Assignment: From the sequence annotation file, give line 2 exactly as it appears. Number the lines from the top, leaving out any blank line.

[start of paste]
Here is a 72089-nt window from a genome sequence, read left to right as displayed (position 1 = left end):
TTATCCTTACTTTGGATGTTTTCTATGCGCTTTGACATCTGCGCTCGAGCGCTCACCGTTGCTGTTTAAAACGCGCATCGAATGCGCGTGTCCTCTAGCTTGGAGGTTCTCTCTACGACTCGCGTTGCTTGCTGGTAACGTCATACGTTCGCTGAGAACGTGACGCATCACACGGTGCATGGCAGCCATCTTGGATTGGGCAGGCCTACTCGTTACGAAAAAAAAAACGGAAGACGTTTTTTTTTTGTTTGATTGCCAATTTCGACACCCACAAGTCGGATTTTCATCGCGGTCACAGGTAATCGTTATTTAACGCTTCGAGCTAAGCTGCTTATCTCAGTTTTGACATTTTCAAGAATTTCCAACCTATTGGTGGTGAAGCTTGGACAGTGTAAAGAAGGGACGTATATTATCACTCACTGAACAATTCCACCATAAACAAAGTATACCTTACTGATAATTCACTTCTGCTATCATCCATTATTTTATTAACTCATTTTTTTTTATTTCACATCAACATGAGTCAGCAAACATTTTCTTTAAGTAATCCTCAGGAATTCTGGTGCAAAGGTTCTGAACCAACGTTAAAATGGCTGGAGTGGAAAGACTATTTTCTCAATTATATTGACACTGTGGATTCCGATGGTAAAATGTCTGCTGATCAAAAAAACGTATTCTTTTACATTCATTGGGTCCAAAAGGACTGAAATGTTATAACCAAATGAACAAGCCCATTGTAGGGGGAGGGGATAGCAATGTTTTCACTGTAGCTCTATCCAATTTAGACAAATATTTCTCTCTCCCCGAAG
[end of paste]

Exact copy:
TTATCCTTACTTTGGATGTTTTCTATGCGCTTTGACATCTGCGCTCGAGCGCTCACCGTTGCTGTTTAAAACGCGCATCGAATGCGCGTGTCCTCTAGCTTGGAGGTTCTCTCTACGACTCGCGTTGCTTGCTGGTAACGTCATACGTTCGCTGAGAACGTGACGCATCACACGGTGCATGGCAGCCATCTTGGATTGGGCAGGCCTACTCGTTACGAAAAAAAAAACGGAAGACGTTTTTTTTTTGTTTGATTGCCAATTTCGACACCCACAAGTCGGATTTTCATCGCGGTCACAGGTAATCGTTATTTAACGCTTCGAGCTAAGCTGCTTATCTCAGTTTTGACATTTTCAAGAATTTCCAACCTATTGGTGGTGAAGCTTGGACAGTGTAAAGAAGGGACGTATATTATCACTCACTGAACAATTCCACCATAAACAAAGTATACCTTACTGATAATTCACTTCTGCTATCATCCATTATTTTATTAACTCATTTTTTTTTATTTCACATCAACATGAGTCAGCAAACATTTTCTTTAAGTAATCCTCAGGAATTCTGGTGCAAAGGTTCTGAACCAACGTTAAAATGGCTGGAGTGGAAAGACTATTTTCTCAATTATATTGACACTGTGGATTCCGATGGTAAAATGTCTGCTGATCAAAAAAACGTATTCTTTTACATTCATTGGGTCCAAAAGGACTGAAATGTTATAACCAAATGAACAAGCCCATTGTAGGGGGAGGGGATAGCAATGTTTTCACTGTAGCTCTATCCAATTTAGACAAATATTTCTCTCTCCCCGAAG